Allegories of Union in Irish and English Writing, 1790-1870: Politics, History, and the Family from Edgeworth and to Arnold

By Mary Jean Corbett | Go to book overview

CHAPTER FIVE
England's opportunity, England's character: Arnold,
Mill, and the Union in the 1860s

“We are married to Ireland by the ground-plan of this world – a thick-skinned labouring man to a drunken ill-tongued wife, and dreadful family quarrels have ensued”: so wrote Thomas Carlyle to the Irish nationalist Charles Gavan Duffyin 1847, wrenching the Union-asmarriage metaphor in a manner that Edgeworth and Owenson could neither have anticipated nor approved. 1 Such an understanding of the marital as of the imperial bond – as naturally ordained, but also as violently contested – was itself to become the norm in the ensuing decades, testifying to a shift in the social and ideological pressures exerted on each of these fictions of consent. If marriage naturalized and institutionalized gender inequality, the basis for that inequality was increasingly disputed in some arenas, and every bit as persistently justified in others. As in contemporary debates on the politics of marriage, so, too, did the politics of Union undergo a series of challenges – from Irish liberation movements, but also from English liberal thinkers – that seriously tested the assumptions on which English rule in Ireland had been based.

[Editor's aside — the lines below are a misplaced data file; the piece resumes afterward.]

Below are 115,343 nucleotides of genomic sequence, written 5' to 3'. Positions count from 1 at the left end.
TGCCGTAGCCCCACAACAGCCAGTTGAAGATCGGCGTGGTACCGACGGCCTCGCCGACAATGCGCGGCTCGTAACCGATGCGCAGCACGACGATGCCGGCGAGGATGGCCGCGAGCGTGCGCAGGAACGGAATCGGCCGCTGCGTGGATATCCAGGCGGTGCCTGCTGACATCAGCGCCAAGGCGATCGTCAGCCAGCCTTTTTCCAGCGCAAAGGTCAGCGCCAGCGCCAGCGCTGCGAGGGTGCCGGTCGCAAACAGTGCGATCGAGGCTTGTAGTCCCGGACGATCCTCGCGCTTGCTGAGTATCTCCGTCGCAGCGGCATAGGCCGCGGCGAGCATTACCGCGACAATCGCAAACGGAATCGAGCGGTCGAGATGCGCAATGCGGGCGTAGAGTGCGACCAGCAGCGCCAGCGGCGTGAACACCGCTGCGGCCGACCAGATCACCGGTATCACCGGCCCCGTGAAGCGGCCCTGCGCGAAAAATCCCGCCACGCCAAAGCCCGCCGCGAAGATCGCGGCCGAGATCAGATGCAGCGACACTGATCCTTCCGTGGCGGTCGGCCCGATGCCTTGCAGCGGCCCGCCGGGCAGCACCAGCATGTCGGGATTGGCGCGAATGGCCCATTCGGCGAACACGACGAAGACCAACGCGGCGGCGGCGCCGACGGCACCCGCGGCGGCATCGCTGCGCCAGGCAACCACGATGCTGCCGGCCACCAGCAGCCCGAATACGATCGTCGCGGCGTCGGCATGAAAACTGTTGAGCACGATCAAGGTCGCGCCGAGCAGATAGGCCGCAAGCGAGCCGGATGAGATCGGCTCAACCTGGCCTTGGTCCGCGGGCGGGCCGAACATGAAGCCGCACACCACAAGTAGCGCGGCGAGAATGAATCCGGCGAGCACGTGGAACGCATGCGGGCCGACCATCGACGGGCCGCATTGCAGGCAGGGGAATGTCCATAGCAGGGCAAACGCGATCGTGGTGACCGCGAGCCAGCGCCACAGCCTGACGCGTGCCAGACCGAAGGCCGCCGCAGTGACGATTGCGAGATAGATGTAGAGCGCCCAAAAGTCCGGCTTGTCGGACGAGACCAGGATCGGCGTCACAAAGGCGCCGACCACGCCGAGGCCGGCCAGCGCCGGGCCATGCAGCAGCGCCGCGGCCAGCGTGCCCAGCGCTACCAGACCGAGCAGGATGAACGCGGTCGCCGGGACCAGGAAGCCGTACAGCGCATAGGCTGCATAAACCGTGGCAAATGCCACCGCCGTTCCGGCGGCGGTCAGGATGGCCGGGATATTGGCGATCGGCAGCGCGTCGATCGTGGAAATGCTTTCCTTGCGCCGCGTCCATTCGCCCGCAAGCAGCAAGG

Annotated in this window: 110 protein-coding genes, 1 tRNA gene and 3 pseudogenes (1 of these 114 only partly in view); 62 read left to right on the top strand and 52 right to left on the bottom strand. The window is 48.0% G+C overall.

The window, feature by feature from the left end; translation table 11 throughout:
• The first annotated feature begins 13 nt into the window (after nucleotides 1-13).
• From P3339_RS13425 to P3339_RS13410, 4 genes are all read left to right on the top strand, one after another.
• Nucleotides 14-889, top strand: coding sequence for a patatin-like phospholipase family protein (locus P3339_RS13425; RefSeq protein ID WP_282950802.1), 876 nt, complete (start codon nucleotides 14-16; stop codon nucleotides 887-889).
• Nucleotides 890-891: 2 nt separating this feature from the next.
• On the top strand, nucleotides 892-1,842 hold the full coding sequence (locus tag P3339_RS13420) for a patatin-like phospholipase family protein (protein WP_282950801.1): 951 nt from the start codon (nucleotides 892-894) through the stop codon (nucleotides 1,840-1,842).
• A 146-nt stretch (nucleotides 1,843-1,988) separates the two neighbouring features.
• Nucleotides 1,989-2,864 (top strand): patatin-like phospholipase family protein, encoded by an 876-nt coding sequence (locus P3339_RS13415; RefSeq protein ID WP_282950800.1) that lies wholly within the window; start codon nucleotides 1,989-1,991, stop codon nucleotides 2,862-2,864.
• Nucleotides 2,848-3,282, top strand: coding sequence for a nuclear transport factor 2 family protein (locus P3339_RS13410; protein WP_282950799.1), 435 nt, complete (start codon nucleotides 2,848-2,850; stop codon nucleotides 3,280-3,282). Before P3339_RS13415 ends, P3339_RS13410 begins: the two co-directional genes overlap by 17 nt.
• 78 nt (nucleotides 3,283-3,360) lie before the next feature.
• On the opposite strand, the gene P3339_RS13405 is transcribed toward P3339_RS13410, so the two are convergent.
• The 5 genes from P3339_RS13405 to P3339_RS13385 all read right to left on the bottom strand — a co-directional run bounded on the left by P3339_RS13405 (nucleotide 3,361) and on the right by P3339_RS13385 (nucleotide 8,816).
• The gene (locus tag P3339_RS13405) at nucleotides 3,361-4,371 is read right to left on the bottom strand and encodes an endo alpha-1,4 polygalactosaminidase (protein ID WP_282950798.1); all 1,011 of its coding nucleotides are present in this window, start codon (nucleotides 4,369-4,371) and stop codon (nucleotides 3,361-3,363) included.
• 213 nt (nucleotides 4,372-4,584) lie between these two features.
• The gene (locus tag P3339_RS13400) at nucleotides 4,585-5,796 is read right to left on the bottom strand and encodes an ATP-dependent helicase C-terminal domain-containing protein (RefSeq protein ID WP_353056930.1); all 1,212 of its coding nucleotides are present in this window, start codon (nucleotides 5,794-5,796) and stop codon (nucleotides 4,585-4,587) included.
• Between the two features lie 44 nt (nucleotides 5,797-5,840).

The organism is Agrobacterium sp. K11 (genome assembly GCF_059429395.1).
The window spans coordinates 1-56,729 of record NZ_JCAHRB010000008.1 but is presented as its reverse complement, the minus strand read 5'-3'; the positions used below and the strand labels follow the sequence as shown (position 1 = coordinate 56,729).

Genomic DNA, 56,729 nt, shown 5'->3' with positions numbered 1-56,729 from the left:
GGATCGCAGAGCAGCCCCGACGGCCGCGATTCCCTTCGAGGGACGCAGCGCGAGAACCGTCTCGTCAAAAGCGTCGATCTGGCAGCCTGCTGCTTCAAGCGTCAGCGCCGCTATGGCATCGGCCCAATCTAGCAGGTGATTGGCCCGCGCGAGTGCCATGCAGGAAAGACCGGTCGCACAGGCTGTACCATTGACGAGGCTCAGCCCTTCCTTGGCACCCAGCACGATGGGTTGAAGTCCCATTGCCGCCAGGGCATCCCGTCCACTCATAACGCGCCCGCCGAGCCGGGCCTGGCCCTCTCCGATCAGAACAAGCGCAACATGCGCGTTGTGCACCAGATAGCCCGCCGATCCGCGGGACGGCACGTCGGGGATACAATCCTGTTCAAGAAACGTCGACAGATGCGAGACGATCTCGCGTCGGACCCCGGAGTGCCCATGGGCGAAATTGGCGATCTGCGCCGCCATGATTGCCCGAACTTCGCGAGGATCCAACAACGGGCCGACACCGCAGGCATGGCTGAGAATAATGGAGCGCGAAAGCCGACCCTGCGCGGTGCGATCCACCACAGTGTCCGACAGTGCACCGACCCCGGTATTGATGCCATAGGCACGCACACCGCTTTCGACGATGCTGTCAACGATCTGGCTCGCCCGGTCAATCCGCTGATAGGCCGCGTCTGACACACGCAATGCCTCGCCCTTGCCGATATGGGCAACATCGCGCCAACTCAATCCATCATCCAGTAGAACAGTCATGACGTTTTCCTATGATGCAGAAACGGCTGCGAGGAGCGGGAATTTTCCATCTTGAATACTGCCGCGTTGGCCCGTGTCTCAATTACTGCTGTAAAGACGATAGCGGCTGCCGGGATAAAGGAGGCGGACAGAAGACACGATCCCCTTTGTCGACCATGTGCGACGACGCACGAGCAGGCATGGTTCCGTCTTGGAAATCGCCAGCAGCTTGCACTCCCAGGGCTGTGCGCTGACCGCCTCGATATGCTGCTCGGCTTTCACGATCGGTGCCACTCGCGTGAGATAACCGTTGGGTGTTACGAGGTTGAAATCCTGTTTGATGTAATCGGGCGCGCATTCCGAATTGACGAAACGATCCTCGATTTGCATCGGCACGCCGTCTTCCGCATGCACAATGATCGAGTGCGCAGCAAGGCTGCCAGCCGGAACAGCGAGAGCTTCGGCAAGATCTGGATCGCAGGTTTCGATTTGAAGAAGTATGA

In Trollope's Phineas Finn (1869), a bad marriage provides the explicit model for the unhappy union of England and Ireland, as it manifests itself in the conflict over tenant-right that ultimately leads the eponymous Irish catholic M. P. to vote against his party and so to lose his seat. Trollope's narrator represents this marriage as a site for the imposition of relations of unequal power, in which the stronger party uses both coercion and conciliation to avert separation:

England and Ireland had been apparently joined together by laws of nature so fixed, that even politicians liberal as was Mr Monk – liberal as was Mr Turnbull – could not trust themselves to think that disunion could be for the good of the Irish. They had taught themselves that it certainly could not be good for the English. But if it was incumbent on England to force upon Ireland the maintenance of the Union for her own sake, and for England's sake, because

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